During May, bedouin from the town of Faroush Beit Dajan in the Jordan valley succeeded in delaying the destruction of their homes by lying down in front of the bulldozers.In a rare decision an Israeli court ruled as illegal and fraudulent the sale of land in the emerging “Jewish quarter”of Silwan to the settler group, Ela’d. Whether the land eventually returns to its rightful owner, as the court,decreed, is another matter. The village of Silwan, reputed to be the site of the ancient city of David, was the focus of settler activity aided and abetted by the municipality of Jerusalem under right wing mayor Ehud Olmert. On May 27th Olmert ordered the demolition of the family home of the al-Bana family in Silwan – the day before an Israeli court was scheduled to issue a staying order, pending a review.

At the beginning of June violent protests erupted over the confiscation of 750 acres of land in the Thahriyat area, Rafah in the Gaza Strip. Settlers fenced off access to the farm land with barbed wire while the Israeli army assaulted protesters and journalists alike with truncheons and rifle butts. The clahes continued well into June with

protestors being attacked with teargas, rubber bullets and live ammunition at the hands of settlers. The fear is that the process of joining up settlements, thereby constricting Palestinian areas, had started.

On July 24th Jerusalem’s mayor, Ehud Olmert announced the intention to build a Jewish ‘neighbourhood’ in the heart of the East Jerusalem area of Ras al-Amud. A permit was issued to Jewish millionaire, Irwin Moskovitch (who features prominently in land and property acquisition throughout Jerusalem) to construct 132 housing units for the right wing settlement body, Ateret Cohanim.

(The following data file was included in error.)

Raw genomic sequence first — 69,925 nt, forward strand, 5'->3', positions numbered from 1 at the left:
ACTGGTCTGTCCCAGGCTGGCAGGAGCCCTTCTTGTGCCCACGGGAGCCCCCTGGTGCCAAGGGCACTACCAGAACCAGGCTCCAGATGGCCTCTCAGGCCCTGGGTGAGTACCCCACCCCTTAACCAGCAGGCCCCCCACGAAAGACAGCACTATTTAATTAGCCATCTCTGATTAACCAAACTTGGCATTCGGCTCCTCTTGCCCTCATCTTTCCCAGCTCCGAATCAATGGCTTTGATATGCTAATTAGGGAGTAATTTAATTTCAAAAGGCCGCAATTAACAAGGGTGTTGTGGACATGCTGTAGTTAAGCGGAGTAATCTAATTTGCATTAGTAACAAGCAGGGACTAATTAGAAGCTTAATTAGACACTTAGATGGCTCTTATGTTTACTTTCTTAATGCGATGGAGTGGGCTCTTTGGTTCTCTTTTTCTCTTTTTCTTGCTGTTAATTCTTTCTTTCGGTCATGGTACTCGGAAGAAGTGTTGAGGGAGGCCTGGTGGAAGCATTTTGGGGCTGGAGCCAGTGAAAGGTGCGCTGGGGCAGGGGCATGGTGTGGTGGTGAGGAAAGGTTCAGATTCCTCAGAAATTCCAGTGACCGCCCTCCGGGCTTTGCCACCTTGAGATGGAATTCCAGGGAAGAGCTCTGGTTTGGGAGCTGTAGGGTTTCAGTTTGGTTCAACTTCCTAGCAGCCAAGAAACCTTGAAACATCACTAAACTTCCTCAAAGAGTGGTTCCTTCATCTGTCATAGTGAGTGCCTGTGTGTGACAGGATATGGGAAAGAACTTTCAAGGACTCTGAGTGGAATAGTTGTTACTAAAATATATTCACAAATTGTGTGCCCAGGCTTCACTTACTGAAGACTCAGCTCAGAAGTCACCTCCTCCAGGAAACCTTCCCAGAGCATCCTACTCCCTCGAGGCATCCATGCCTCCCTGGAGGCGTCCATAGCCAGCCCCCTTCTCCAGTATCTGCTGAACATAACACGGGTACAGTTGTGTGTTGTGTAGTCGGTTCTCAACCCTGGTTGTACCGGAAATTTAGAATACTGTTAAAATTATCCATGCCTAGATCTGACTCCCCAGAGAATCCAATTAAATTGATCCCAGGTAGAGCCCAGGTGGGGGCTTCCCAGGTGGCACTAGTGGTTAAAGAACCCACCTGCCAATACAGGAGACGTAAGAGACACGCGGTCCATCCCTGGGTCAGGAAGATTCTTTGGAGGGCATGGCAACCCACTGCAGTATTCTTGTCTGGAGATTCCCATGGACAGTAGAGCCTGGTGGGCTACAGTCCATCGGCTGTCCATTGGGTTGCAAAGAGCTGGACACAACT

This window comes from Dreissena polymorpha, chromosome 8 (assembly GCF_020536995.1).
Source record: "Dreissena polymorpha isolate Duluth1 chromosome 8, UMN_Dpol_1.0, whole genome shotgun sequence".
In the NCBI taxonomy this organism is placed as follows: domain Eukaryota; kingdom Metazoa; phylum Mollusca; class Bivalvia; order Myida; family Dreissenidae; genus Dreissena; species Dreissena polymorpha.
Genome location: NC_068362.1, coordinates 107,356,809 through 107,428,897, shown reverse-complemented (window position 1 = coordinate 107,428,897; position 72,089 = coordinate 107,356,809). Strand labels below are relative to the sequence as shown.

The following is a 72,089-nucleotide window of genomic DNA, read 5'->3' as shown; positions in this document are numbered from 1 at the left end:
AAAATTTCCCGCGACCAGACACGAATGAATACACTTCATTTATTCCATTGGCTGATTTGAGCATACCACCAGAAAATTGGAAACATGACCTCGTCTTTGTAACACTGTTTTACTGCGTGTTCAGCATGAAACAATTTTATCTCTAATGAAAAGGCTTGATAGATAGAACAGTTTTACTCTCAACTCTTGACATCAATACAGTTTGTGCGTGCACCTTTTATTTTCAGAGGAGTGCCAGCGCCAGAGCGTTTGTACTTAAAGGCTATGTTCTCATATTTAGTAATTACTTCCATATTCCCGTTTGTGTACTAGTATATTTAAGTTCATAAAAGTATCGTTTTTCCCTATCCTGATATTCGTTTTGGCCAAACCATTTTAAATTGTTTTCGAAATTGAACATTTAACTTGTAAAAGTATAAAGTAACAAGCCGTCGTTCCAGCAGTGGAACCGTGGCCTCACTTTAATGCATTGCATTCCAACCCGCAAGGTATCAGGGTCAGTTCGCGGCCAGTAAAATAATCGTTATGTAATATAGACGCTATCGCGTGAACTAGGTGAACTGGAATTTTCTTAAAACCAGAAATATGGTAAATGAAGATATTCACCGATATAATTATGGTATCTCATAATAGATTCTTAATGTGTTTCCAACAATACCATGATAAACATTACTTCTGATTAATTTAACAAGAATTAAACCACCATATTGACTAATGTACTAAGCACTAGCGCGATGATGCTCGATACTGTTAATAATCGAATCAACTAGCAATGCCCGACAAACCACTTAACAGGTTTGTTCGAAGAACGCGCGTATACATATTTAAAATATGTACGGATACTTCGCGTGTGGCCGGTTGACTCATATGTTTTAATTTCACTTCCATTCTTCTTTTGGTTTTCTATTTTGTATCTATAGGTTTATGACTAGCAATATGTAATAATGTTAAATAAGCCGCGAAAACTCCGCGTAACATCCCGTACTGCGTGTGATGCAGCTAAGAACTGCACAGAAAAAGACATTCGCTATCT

At the end of July Israel stepped up its campaign to ‘cleanse’ the plain of Beqea of some 50 farmers. Sheep pens, water tanks, animal feedstuffs had all been destroyed prior to the demolition of 17 makeshift homes (leaving 200 homeless) and the announcement that the land was a closed military area. The area in question is nearly 25 000 acres of very fertile land capable of producing crops all the year round which stretches down to the Jordan River.

The settlement of Yatir was inaugurated on 30th July. It was the first such event since Netanyahu came to power. It was also the first settlement to the south of Hebron for 12 years. The aim of this first of a series of settlements was openly stated to be the need to prevent the Palestinians from building along the road which is to serve as a safe corridor linking the West Bank and the Gaza Strip.


At the end of April expansion of the Adam settlement, on the north east outskirts of Jerusalem, commenced. Part of the Eastern Gate project, this is just one of the settlements which will lock in the Arab suburbs of East Jerusalem. During May it was reported that Israel’s Minister of Religious Affairs intended to create a”mini Wailing Wall”in the Al Wad Quarter. The intended site is a 500 year old Mamluk building, sited in an area 100% owned by the Islamic Waqf, inhabited by some of the oldest Muslim families in the city.

This was followed by settler and military provocations in the area. Jewish extremist attempted to gain access to the Holy Compound in order to hold prayers. Israeli soldiers then forced their way into the minarets of the Al-Aqsa Mosque Compound for the stated purpose of guarding the revellers during Israel’s “Independence Day” celebrations. The usual attempts were made to force shut the gates of Al-Aqsa Mosque. In general May and June saw increased settler activity aimed at breaching the Mosque and its compound, with children being attacked, cars damaged. It followed a call by 60 rabbis urging the settlers to invade Al-Aqsa.